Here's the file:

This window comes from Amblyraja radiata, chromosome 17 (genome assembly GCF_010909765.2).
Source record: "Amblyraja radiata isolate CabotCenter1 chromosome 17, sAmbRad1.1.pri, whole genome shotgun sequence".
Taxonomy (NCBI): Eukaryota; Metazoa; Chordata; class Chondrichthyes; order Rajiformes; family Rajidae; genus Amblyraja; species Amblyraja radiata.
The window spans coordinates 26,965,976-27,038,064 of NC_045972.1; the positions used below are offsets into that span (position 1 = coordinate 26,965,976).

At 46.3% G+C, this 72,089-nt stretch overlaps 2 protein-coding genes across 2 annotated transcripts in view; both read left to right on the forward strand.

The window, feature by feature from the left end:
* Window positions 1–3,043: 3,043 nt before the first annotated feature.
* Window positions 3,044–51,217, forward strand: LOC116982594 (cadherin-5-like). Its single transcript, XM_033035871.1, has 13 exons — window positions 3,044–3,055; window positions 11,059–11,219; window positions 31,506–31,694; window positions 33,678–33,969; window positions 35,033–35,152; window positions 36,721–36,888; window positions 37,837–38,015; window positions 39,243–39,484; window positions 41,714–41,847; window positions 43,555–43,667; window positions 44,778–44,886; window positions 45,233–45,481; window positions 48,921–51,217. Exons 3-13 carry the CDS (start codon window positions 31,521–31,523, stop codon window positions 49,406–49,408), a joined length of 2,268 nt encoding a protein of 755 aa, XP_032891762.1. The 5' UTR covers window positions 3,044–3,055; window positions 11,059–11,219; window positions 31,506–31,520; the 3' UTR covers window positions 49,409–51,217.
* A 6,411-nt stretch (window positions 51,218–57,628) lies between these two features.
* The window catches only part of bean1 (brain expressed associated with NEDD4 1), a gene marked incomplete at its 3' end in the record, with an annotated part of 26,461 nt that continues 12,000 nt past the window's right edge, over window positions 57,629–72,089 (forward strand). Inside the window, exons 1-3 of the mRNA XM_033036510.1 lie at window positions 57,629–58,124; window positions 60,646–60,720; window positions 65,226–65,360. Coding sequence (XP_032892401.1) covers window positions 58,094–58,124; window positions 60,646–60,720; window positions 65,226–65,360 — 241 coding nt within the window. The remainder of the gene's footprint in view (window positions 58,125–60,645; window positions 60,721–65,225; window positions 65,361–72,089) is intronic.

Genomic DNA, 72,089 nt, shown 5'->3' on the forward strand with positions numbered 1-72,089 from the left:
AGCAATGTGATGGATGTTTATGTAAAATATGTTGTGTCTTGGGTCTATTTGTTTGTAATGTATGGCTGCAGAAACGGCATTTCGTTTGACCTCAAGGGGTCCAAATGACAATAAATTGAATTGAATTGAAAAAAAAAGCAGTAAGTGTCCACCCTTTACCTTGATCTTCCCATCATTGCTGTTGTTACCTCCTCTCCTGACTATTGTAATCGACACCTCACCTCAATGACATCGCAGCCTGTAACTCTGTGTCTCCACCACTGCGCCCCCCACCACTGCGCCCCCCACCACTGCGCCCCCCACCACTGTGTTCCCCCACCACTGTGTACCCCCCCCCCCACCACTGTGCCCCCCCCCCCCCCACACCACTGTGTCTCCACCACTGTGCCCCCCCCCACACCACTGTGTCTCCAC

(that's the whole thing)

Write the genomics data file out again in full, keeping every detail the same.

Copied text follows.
This window comes from Amblyraja radiata, chromosome 17 (genome assembly GCF_010909765.2).
Source record: "Amblyraja radiata isolate CabotCenter1 chromosome 17, sAmbRad1.1.pri, whole genome shotgun sequence".
Taxonomy (NCBI): Eukaryota; Metazoa; Chordata; class Chondrichthyes; order Rajiformes; family Rajidae; genus Amblyraja; species Amblyraja radiata.
The window spans coordinates 26,965,976-27,038,064 of NC_045972.1; the positions used below are offsets into that span (position 1 = coordinate 26,965,976).

At 46.3% G+C, this 72,089-nt stretch overlaps 2 protein-coding genes across 2 annotated transcripts in view; both read left to right on the forward strand.

The window, feature by feature from the left end:
* Window positions 1–3,043: 3,043 nt before the first annotated feature.
* Window positions 3,044–51,217, forward strand: LOC116982594 (cadherin-5-like). Its single transcript, XM_033035871.1, has 13 exons — window positions 3,044–3,055; window positions 11,059–11,219; window positions 31,506–31,694; window positions 33,678–33,969; window positions 35,033–35,152; window positions 36,721–36,888; window positions 37,837–38,015; window positions 39,243–39,484; window positions 41,714–41,847; window positions 43,555–43,667; window positions 44,778–44,886; window positions 45,233–45,481; window positions 48,921–51,217. Exons 3-13 carry the CDS (start codon window positions 31,521–31,523, stop codon window positions 49,406–49,408), a joined length of 2,268 nt encoding a protein of 755 aa, XP_032891762.1. The 5' UTR covers window positions 3,044–3,055; window positions 11,059–11,219; window positions 31,506–31,520; the 3' UTR covers window positions 49,409–51,217.
* A 6,411-nt stretch (window positions 51,218–57,628) lies between these two features.
* The window catches only part of bean1 (brain expressed associated with NEDD4 1), a gene marked incomplete at its 3' end in the record, with an annotated part of 26,461 nt that continues 12,000 nt past the window's right edge, over window positions 57,629–72,089 (forward strand). Inside the window, exons 1-3 of the mRNA XM_033036510.1 lie at window positions 57,629–58,124; window positions 60,646–60,720; window positions 65,226–65,360. Coding sequence (XP_032892401.1) covers window positions 58,094–58,124; window positions 60,646–60,720; window positions 65,226–65,360 — 241 coding nt within the window. The remainder of the gene's footprint in view (window positions 58,125–60,645; window positions 60,721–65,225; window positions 65,361–72,089) is intronic.

Genomic DNA, 72,089 nt, shown 5'->3' on the forward strand with positions numbered 1-72,089 from the left:
AGCAATGTGATGGATGTTTATGTAAAATATGTTGTGTCTTGGGTCTATTTGTTTGTAATGTATGGCTGCAGAAACGGCATTTCGTTTGACCTCAAGGGGTCCAAATGACAATAAATTGAATTGAATTGAAAAAAAAAGCAGTAAGTGTCCACCCTTTACCTTGATCTTCCCATCATTGCTGTTGTTACCTCCTCTCCTGACTATTGTAATCGACACCTCACCTCAATGACATCGCAGCCTGTAACTCTGTGTCTCCACCACTGCGCCCCCCACCACTGCGCCCCCCACCACTGCGCCCCCCACCACTGTGTTCCCCCACCACTGTGTACCCCCCCCCCCACCACTGTGCCCCCCCCCCCCCCACACCACTGTGTCTCCACCACTGTGCCCCCCCCCACACCACTGTGTCTCCAC